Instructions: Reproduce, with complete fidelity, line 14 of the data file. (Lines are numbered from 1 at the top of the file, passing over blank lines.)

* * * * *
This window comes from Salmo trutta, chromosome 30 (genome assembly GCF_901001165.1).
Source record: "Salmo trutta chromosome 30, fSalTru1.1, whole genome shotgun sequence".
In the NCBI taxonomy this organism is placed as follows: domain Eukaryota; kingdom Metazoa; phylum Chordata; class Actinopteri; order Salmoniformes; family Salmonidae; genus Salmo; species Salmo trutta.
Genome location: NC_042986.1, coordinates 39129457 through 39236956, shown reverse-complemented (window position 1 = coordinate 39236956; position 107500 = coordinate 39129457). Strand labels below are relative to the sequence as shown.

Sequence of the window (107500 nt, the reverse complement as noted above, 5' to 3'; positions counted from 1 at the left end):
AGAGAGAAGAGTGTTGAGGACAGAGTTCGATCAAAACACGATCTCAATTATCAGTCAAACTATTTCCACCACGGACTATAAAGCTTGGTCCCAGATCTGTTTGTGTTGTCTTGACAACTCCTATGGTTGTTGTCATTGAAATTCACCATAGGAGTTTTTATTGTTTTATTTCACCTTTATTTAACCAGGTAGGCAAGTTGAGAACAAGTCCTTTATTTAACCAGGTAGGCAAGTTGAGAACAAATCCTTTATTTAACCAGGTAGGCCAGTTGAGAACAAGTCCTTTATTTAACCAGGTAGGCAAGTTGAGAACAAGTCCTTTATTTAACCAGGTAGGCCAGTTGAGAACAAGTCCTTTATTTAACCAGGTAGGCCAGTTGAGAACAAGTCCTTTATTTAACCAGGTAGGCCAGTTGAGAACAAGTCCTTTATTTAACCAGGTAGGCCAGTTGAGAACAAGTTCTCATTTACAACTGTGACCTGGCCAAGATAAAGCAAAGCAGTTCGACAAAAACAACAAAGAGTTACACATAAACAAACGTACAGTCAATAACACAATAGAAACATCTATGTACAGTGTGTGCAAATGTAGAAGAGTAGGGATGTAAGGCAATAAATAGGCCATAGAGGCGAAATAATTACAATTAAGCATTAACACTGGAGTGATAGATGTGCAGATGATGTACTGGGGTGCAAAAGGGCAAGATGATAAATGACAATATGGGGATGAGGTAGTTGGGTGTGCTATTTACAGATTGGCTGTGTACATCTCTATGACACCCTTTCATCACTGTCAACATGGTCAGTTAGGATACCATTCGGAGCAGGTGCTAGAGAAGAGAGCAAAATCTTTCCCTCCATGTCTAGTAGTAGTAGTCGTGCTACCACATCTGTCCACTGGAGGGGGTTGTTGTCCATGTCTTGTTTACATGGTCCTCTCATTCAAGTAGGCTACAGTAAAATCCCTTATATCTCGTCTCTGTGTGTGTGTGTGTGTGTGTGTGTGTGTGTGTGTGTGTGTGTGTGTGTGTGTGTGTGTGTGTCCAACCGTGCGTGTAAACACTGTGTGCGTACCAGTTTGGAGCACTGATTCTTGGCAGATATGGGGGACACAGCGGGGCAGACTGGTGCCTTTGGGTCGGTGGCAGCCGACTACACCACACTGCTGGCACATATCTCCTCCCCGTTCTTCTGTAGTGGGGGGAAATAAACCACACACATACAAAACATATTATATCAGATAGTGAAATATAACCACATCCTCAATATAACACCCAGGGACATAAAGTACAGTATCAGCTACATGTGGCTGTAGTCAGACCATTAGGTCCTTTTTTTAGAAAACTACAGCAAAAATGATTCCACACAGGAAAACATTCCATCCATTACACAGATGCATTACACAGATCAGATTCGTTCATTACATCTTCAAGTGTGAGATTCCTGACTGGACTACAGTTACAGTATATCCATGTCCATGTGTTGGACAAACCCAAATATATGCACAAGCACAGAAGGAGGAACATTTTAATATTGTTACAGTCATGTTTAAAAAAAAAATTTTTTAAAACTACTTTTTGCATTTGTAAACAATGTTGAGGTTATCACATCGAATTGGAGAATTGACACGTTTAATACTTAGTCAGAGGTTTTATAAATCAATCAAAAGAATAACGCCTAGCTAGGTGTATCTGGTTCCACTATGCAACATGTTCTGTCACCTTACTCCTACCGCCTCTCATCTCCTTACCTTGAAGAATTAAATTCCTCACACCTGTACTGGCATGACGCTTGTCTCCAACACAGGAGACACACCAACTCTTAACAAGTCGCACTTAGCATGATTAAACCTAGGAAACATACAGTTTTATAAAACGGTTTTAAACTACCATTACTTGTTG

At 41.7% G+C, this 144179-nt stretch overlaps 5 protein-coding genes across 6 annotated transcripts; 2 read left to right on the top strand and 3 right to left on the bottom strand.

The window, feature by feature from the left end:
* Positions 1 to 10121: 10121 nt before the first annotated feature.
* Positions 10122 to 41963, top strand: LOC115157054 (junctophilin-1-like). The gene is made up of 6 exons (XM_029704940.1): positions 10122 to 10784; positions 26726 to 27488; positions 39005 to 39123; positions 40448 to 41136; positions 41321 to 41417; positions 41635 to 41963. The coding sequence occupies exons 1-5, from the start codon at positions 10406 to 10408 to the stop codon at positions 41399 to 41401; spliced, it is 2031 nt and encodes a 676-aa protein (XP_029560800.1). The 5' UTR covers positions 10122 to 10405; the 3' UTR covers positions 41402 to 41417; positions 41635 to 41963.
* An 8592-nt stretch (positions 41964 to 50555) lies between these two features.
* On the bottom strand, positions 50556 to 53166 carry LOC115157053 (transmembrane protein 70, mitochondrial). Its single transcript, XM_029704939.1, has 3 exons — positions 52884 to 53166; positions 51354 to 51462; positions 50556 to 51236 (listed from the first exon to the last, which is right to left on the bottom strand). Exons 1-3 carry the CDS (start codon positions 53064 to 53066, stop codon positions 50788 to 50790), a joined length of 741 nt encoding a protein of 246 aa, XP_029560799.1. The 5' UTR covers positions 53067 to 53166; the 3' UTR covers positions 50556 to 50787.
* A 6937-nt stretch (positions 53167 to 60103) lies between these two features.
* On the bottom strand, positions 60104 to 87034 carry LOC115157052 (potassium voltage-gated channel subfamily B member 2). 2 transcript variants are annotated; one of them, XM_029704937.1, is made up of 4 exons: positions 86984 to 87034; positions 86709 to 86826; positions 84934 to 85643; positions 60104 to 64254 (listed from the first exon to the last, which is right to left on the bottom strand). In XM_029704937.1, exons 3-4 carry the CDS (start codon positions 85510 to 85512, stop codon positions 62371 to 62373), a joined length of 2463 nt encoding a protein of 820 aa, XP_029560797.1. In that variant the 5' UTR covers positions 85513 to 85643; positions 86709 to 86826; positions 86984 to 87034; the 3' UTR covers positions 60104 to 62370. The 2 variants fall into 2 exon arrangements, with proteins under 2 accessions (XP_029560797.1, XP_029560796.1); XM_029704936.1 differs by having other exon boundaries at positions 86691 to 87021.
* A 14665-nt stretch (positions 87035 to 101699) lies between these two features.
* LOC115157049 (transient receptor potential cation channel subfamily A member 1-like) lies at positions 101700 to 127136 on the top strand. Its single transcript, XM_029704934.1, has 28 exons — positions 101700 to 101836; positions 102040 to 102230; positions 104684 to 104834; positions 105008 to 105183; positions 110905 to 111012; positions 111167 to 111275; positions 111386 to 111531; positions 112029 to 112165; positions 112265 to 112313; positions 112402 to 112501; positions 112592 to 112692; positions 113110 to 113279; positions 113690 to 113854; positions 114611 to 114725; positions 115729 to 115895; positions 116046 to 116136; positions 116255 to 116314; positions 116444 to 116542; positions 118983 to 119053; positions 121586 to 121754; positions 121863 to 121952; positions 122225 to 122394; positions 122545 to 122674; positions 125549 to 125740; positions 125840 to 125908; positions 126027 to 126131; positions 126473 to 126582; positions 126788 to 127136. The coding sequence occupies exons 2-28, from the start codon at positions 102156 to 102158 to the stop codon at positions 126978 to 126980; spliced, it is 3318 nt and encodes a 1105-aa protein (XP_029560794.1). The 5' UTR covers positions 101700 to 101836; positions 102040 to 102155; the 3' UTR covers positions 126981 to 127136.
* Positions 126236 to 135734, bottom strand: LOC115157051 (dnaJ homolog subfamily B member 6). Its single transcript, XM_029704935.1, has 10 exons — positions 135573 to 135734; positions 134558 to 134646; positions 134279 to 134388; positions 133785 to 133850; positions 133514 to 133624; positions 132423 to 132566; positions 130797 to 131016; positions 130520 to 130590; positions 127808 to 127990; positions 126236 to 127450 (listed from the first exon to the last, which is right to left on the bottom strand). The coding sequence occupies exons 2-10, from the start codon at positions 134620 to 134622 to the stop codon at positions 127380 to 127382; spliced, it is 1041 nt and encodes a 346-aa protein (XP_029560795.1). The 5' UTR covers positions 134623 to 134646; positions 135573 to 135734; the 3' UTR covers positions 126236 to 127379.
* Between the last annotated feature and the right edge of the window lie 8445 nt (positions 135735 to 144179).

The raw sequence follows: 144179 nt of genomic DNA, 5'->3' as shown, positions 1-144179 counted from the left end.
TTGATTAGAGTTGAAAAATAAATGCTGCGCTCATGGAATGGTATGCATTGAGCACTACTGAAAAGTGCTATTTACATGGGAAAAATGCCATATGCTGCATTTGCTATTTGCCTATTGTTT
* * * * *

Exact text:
* On the bottom strand, positions 60104 to 87034 carry LOC115157052 (potassium voltage-gated channel subfamily B member 2). 2 transcript variants are annotated; one of them, XM_029704937.1, is made up of 4 exons: positions 86984 to 87034; positions 86709 to 86826; positions 84934 to 85643; positions 60104 to 64254 (listed from the first exon to the last, which is right to left on the bottom strand). In XM_029704937.1, exons 3-4 carry the CDS (start codon positions 85510 to 85512, stop codon positions 62371 to 62373), a joined length of 2463 nt encoding a protein of 820 aa, XP_029560797.1. In that variant the 5' UTR covers positions 85513 to 85643; positions 86709 to 86826; positions 86984 to 87034; the 3' UTR covers positions 60104 to 62370. The 2 variants fall into 2 exon arrangements, with proteins under 2 accessions (XP_029560797.1, XP_029560796.1); XM_029704936.1 differs by having other exon boundaries at positions 86691 to 87021.